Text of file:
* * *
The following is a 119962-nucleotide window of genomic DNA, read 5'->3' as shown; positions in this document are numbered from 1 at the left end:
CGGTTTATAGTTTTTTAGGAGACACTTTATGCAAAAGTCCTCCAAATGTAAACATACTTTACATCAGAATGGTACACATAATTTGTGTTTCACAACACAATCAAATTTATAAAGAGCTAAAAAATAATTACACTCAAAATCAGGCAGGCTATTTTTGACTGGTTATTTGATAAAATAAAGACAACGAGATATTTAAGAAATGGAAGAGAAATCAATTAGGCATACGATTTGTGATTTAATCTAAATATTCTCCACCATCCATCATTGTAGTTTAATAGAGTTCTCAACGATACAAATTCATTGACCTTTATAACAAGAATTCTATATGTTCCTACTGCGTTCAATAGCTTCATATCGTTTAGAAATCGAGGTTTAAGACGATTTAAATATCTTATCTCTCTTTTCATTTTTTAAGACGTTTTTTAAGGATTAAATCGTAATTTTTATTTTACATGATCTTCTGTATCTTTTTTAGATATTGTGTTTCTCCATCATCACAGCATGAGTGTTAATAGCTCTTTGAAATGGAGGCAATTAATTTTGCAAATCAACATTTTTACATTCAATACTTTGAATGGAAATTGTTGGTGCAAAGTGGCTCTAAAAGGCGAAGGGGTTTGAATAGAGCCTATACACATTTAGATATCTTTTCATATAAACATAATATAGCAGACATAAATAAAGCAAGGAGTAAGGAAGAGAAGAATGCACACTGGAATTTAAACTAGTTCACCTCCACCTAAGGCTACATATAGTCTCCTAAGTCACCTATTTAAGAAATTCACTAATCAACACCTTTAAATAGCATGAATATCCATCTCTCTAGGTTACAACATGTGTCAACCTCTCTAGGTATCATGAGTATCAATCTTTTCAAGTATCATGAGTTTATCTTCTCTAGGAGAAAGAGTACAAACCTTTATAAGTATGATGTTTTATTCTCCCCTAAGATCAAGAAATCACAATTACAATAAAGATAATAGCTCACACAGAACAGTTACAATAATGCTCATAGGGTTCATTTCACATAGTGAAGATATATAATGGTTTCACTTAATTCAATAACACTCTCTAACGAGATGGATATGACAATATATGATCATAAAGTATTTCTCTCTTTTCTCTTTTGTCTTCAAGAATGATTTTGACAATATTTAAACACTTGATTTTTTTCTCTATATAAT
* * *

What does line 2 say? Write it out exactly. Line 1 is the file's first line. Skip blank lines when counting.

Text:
CGGTTTATAGTTTTTTAGGAGACACTTTATGCAAAAGTCCTCCAAATGTAAACATACTTTACATCAGAATGGTACACATAATTTGTGTTTCACAACACAATCAAATTTATAAAGAGCTAAAAAATAATTACACTCAAAATCAGGCAGGCTATTTTTGACTGGTTATTTGATAAAATAAAGACAACGAGATATTTAAGAAATGGAAGAGAAATCAATTAGGCATACGATTTGTGATTTAATCTAAATATTCTCCACCATCCATCATTGTAGTTTAATAGAGTTCTCAACGATACAAATTCATTGACCTTTATAACAAGAATTCTATATGTTCCTACTGCGTTCAATAGCTTCATATCGTTTAGAAATCGAGGTTTAAGACGATTTAAATATCTTATCTCTCTTTTCATTTTTTAAGACGTTTTTTAAGGATTAAATCGTAATTTTTATTTTACATGATCTTCTGTATCTTTTTTAGATATTGTGTTTCTCCATCATCACAGCATGAGTGTTAATAGCTCTTTGAAATGGAGGCAATTAATTTTGCAAATCAACATTTTTACATTCAATACTTTGAATGGAAATTGTTGGTGCAAAGTGGCTCTAAAAGGCGAAGGGGTTTGAATAGAGCCTATACACATTTAGATATCTTTTCATATAAACATAATATAGCAGACATAAATAAAGCAAGGAGTAAGGAAGAGAAGAATGCACACTGGAATTTAAACTAGTTCACCTCCACCTAAGGCTACATATAGTCTCCTAAGTCACCTATTTAAGAAATTCACTAATCAACACCTTTAAATAGCATGAATATCCATCTCTCTAGGTTACAACATGTGTCAACCTCTCTAGGTATCATGAGTATCAATCTTTTCAAGTATCATGAGTTTATCTTCTCTAGGAGAAAGAGTACAAACCTTTATAAGTATGATGTTTTATTCTCCCCTAAGATCAAGAAATCACAATTACAATAAAGATAATAGCTCACACAGAACAGTTACAATAATGCTCATAGGGTTCATTTCACATAGTGAAGATATATAATGGTTTCACTTAATTCAATAACACTCTCTAACGAGATGGATATGACAATATATGATCATAAAGTATTTCTCTCTTTTCTCTTTTGTCTTCAAGAATGATTTTGACAATATTTAAACACTTGATTTTTTTCTCTATATAAT